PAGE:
Like I mentioned before - I don't think people understand this film. Does anyone really think the same man who directed "The Sixth Sense" and "Signs" would write and direct something this cheesy without it being 100% intentional? Shyamalan set out to make a cheesy B-movie, in the tradition of "Soylent Green" or "The Stuff", and that's just what he did. The writing is over-the-top and just plain hysterical, at times. Why? Because that's the way he wrote it. This wasn't an accident. This film wasn't "The Wicker Man". "The Happening" takes two very eccentric and very awkward lead characters and shows how they react in an equally eccentric and awkward situation. It presents them with an assortment of colorful supporting characters and shows how they react within those springs of activity. Director M. Night Shyamalan has gone out of his way to make the most insanely cheesy 'earth versus man' picture I have seen in a long time. It reminded me of "Maximum Overdrive" in the way it shows human beings continually run down or destroyed by nature, though in this film nature is actually nature and doesn't come in the form of a machine. "The Happening" even pokes fun at its title throughout the picture, with characters asking, "Where is the happening happening?" Do people really think that was unintentional and that Shyamalan is just that bad?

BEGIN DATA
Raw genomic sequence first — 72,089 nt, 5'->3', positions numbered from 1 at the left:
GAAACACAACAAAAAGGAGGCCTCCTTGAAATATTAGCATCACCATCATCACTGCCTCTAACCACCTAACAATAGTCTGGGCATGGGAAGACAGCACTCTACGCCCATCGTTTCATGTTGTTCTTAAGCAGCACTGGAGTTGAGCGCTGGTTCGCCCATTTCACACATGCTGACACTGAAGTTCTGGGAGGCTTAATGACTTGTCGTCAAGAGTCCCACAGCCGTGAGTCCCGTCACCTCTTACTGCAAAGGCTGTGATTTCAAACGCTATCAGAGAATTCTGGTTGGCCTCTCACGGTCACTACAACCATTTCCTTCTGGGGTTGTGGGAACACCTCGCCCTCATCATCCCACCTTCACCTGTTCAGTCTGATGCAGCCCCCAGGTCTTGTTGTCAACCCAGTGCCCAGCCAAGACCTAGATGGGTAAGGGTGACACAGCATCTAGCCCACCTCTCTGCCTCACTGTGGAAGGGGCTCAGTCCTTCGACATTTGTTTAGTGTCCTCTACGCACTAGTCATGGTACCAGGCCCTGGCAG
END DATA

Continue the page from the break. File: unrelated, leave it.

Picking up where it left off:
As far as performances, the biggest critique of the film I heard was that the acting was dreadful. We must have been deriving different things from the performances. I am not a Mark Wahlberg fan at all in films. Never have been. That said, I think he did a fine job. Sure, he's a little awkward and a little wooden - but that's his character. He's a dorky, odd little science teacher who is trying to look cool to his students and cool to anyone who watch. Zooey Deschanel is another eccentric and very bizarre character, but that's her character. There is a hysterical exchange between the two in a field as Wahlberg's character tries to get back at Deschanel's for a dessert date she had. He explains what happened to him at the local pharmacy and the whole exchange climaxes with a tearful Zooey Deschanel muttering 'thank you'. There is another amazingly entertaining sequence involving a farmer, his greenhouse and hot dogs. Shyamalan wrote this dialog this way for a reason, and I found it highly affective and very entertaining. My favorite sequence is at the old lady's house when Mark Wahlberg wakes up to voices and wind and an empty kitchen. Just watch how each and every single character is over-the-top in some way. Then you start to realize Shyamalan's approach.